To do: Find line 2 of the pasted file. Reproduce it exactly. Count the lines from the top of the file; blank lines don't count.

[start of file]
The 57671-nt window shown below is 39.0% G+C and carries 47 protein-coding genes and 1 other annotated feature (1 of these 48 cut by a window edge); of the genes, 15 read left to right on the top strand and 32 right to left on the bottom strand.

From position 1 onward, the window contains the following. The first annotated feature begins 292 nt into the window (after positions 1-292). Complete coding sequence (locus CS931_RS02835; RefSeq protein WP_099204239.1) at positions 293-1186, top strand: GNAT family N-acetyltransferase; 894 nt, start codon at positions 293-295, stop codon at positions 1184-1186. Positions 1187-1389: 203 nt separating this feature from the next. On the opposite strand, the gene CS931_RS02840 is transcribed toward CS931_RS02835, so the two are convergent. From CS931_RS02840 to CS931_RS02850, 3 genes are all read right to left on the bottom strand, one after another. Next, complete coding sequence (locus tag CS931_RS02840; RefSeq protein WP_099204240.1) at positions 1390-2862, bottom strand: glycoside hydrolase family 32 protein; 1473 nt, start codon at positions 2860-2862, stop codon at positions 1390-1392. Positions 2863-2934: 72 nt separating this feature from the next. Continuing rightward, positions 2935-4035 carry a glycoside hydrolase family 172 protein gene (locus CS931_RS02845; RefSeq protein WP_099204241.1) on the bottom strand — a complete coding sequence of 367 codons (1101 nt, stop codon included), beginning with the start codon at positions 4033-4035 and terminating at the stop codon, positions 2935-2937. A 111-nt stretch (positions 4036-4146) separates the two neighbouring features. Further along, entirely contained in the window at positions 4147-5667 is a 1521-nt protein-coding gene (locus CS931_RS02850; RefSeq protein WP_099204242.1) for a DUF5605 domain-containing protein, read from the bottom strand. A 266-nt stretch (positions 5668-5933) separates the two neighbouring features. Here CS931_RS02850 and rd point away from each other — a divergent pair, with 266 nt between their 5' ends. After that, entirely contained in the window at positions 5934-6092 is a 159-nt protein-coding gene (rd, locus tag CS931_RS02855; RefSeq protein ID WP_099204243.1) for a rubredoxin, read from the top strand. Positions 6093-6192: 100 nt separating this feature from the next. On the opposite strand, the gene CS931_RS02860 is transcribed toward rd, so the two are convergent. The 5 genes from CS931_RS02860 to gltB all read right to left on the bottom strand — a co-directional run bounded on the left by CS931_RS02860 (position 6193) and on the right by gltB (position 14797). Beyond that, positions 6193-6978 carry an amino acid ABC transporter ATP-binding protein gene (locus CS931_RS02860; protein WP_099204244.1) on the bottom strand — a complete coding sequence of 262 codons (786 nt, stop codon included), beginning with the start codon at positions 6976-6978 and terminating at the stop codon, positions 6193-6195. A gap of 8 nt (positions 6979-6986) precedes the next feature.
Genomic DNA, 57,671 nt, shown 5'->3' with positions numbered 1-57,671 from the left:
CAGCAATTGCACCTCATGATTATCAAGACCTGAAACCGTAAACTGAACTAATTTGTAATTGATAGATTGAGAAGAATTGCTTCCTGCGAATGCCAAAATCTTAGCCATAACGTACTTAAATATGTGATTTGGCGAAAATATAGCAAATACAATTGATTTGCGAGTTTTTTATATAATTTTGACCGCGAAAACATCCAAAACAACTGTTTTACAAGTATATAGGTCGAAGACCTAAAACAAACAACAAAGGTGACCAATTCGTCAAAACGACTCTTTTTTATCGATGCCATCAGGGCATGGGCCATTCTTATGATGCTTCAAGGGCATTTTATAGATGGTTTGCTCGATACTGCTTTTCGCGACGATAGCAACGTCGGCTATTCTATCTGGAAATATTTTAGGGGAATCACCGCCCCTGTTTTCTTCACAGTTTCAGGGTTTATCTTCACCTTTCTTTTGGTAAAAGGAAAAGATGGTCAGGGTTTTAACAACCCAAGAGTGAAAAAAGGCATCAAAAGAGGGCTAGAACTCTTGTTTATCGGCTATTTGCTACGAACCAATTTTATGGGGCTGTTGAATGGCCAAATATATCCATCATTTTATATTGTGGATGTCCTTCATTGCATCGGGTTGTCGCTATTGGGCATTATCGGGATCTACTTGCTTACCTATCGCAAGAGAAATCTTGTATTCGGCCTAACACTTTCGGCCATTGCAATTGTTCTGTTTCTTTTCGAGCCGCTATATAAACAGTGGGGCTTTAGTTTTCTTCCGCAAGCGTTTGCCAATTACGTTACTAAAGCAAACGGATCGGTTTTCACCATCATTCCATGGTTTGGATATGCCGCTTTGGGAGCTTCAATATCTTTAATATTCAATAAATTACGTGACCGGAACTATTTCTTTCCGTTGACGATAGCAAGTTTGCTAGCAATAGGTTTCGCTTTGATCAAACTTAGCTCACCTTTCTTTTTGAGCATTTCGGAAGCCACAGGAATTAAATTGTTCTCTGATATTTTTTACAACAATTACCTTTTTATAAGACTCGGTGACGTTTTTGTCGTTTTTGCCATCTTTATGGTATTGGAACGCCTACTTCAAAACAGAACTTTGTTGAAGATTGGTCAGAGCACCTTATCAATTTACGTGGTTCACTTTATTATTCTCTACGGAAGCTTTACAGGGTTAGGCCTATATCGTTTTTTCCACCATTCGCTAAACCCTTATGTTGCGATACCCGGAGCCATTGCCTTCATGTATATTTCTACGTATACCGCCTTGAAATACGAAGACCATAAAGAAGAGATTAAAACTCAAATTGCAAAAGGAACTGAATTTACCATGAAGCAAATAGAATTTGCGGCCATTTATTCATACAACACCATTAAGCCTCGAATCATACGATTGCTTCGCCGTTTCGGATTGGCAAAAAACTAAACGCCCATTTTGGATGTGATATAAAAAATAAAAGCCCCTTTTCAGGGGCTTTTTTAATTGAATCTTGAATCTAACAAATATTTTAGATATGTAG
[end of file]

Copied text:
From position 1 onward, the window contains the following. The first annotated feature begins 292 nt into the window (after positions 1-292). Complete coding sequence (locus CS931_RS02835; RefSeq protein WP_099204239.1) at positions 293-1186, top strand: GNAT family N-acetyltransferase; 894 nt, start codon at positions 293-295, stop codon at positions 1184-1186. Positions 1187-1389: 203 nt separating this feature from the next. On the opposite strand, the gene CS931_RS02840 is transcribed toward CS931_RS02835, so the two are convergent. From CS931_RS02840 to CS931_RS02850, 3 genes are all read right to left on the bottom strand, one after another. Next, complete coding sequence (locus tag CS931_RS02840; RefSeq protein WP_099204240.1) at positions 1390-2862, bottom strand: glycoside hydrolase family 32 protein; 1473 nt, start codon at positions 2860-2862, stop codon at positions 1390-1392. Positions 2863-2934: 72 nt separating this feature from the next. Continuing rightward, positions 2935-4035 carry a glycoside hydrolase family 172 protein gene (locus CS931_RS02845; RefSeq protein WP_099204241.1) on the bottom strand — a complete coding sequence of 367 codons (1101 nt, stop codon included), beginning with the start codon at positions 4033-4035 and terminating at the stop codon, positions 2935-2937. A 111-nt stretch (positions 4036-4146) separates the two neighbouring features. Further along, entirely contained in the window at positions 4147-5667 is a 1521-nt protein-coding gene (locus CS931_RS02850; RefSeq protein WP_099204242.1) for a DUF5605 domain-containing protein, read from the bottom strand. A 266-nt stretch (positions 5668-5933) separates the two neighbouring features. Here CS931_RS02850 and rd point away from each other — a divergent pair, with 266 nt between their 5' ends. After that, entirely contained in the window at positions 5934-6092 is a 159-nt protein-coding gene (rd, locus tag CS931_RS02855; RefSeq protein ID WP_099204243.1) for a rubredoxin, read from the top strand. Positions 6093-6192: 100 nt separating this feature from the next. On the opposite strand, the gene CS931_RS02860 is transcribed toward rd, so the two are convergent. The 5 genes from CS931_RS02860 to gltB all read right to left on the bottom strand — a co-directional run bounded on the left by CS931_RS02860 (position 6193) and on the right by gltB (position 14797). Beyond that, positions 6193-6978 carry an amino acid ABC transporter ATP-binding protein gene (locus CS931_RS02860; protein WP_099204244.1) on the bottom strand — a complete coding sequence of 262 codons (786 nt, stop codon included), beginning with the start codon at positions 6976-6978 and terminating at the stop codon, positions 6193-6195. A gap of 8 nt (positions 6979-6986) precedes the next feature.